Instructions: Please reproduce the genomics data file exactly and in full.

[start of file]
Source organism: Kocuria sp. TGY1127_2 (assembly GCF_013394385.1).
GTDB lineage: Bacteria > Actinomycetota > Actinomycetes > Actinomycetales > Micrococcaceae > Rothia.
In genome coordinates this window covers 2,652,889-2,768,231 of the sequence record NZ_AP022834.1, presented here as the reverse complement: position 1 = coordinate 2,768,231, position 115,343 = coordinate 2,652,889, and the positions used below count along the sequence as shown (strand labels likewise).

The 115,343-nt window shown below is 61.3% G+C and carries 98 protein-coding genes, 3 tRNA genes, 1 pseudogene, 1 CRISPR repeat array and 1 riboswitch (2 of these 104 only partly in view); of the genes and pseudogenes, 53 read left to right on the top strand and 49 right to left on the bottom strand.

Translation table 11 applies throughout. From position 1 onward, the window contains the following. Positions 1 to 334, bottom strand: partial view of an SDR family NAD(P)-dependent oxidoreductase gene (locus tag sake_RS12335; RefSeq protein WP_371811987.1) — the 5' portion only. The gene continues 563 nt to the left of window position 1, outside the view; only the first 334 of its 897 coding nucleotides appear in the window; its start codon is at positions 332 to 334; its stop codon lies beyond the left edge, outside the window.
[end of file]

Source organism: Kocuria sp. TGY1127_2 (assembly GCF_013394385.1).
GTDB lineage: Bacteria > Actinomycetota > Actinomycetes > Actinomycetales > Micrococcaceae > Rothia.
In genome coordinates this window covers 2,652,889-2,768,231 of the sequence record NZ_AP022834.1, presented here as the reverse complement: position 1 = coordinate 2,768,231, position 115,343 = coordinate 2,652,889, and the positions used below count along the sequence as shown (strand labels likewise).

The 115,343-nt window shown below is 61.3% G+C and carries 98 protein-coding genes, 3 tRNA genes, 1 pseudogene, 1 CRISPR repeat array and 1 riboswitch (2 of these 104 only partly in view); of the genes and pseudogenes, 53 read left to right on the top strand and 49 right to left on the bottom strand.

Translation table 11 applies throughout. From position 1 onward, the window contains the following. Positions 1 to 334, bottom strand: partial view of an SDR family NAD(P)-dependent oxidoreductase gene (locus tag sake_RS12335; RefSeq protein WP_371811987.1) — the 5' portion only. The gene continues 563 nt to the left of window position 1, outside the view; only the first 334 of its 897 coding nucleotides appear in the window; its start codon is at positions 332 to 334; its stop codon lies beyond the left edge, outside the window.